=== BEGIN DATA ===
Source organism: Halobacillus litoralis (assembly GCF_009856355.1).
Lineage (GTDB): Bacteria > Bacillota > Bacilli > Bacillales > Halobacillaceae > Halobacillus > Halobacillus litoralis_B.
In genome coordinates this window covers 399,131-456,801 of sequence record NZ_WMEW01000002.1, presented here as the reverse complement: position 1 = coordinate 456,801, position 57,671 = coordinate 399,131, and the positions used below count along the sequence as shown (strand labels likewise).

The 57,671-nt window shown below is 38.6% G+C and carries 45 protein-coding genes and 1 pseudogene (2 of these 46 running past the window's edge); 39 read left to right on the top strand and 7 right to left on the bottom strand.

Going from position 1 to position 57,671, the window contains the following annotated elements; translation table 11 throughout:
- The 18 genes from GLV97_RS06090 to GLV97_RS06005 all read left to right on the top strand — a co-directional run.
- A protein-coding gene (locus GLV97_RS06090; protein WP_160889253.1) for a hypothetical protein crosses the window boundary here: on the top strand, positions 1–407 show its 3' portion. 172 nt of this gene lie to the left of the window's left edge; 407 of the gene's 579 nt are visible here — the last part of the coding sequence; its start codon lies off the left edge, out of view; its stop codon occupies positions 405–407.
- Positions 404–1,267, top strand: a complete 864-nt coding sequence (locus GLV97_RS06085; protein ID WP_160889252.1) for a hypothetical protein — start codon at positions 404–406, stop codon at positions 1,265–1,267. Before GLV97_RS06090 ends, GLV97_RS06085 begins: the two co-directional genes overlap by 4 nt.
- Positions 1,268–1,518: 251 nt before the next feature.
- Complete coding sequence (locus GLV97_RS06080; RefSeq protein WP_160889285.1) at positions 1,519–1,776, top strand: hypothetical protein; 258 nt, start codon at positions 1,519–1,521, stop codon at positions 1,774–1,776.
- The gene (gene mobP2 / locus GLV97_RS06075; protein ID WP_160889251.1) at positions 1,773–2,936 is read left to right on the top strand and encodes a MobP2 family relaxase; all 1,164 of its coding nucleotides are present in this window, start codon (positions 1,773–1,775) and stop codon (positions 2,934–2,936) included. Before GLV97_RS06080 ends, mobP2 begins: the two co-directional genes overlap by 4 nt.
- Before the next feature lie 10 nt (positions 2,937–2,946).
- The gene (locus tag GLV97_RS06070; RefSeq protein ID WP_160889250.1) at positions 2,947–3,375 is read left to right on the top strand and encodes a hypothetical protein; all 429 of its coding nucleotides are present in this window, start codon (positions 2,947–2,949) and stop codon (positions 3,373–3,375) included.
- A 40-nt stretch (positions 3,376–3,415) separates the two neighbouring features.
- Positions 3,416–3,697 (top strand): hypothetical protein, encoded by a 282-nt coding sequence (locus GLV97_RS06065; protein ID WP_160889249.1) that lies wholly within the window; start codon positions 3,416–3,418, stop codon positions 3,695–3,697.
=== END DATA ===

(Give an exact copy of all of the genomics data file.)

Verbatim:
Source organism: Halobacillus litoralis (assembly GCF_009856355.1).
Lineage (GTDB): Bacteria > Bacillota > Bacilli > Bacillales > Halobacillaceae > Halobacillus > Halobacillus litoralis_B.
In genome coordinates this window covers 399,131-456,801 of sequence record NZ_WMEW01000002.1, presented here as the reverse complement: position 1 = coordinate 456,801, position 57,671 = coordinate 399,131, and the positions used below count along the sequence as shown (strand labels likewise).

The 57,671-nt window shown below is 38.6% G+C and carries 45 protein-coding genes and 1 pseudogene (2 of these 46 running past the window's edge); 39 read left to right on the top strand and 7 right to left on the bottom strand.

Going from position 1 to position 57,671, the window contains the following annotated elements; translation table 11 throughout:
- The 18 genes from GLV97_RS06090 to GLV97_RS06005 all read left to right on the top strand — a co-directional run.
- A protein-coding gene (locus GLV97_RS06090; protein WP_160889253.1) for a hypothetical protein crosses the window boundary here: on the top strand, positions 1–407 show its 3' portion. 172 nt of this gene lie to the left of the window's left edge; 407 of the gene's 579 nt are visible here — the last part of the coding sequence; its start codon lies off the left edge, out of view; its stop codon occupies positions 405–407.
- Positions 404–1,267, top strand: a complete 864-nt coding sequence (locus GLV97_RS06085; protein ID WP_160889252.1) for a hypothetical protein — start codon at positions 404–406, stop codon at positions 1,265–1,267. Before GLV97_RS06090 ends, GLV97_RS06085 begins: the two co-directional genes overlap by 4 nt.
- Positions 1,268–1,518: 251 nt before the next feature.
- Complete coding sequence (locus GLV97_RS06080; RefSeq protein WP_160889285.1) at positions 1,519–1,776, top strand: hypothetical protein; 258 nt, start codon at positions 1,519–1,521, stop codon at positions 1,774–1,776.
- The gene (gene mobP2 / locus GLV97_RS06075; protein ID WP_160889251.1) at positions 1,773–2,936 is read left to right on the top strand and encodes a MobP2 family relaxase; all 1,164 of its coding nucleotides are present in this window, start codon (positions 1,773–1,775) and stop codon (positions 2,934–2,936) included. Before GLV97_RS06080 ends, mobP2 begins: the two co-directional genes overlap by 4 nt.
- Before the next feature lie 10 nt (positions 2,937–2,946).
- The gene (locus tag GLV97_RS06070; RefSeq protein ID WP_160889250.1) at positions 2,947–3,375 is read left to right on the top strand and encodes a hypothetical protein; all 429 of its coding nucleotides are present in this window, start codon (positions 2,947–2,949) and stop codon (positions 3,373–3,375) included.
- A 40-nt stretch (positions 3,376–3,415) separates the two neighbouring features.
- Positions 3,416–3,697 (top strand): hypothetical protein, encoded by a 282-nt coding sequence (locus GLV97_RS06065; protein ID WP_160889249.1) that lies wholly within the window; start codon positions 3,416–3,418, stop codon positions 3,695–3,697.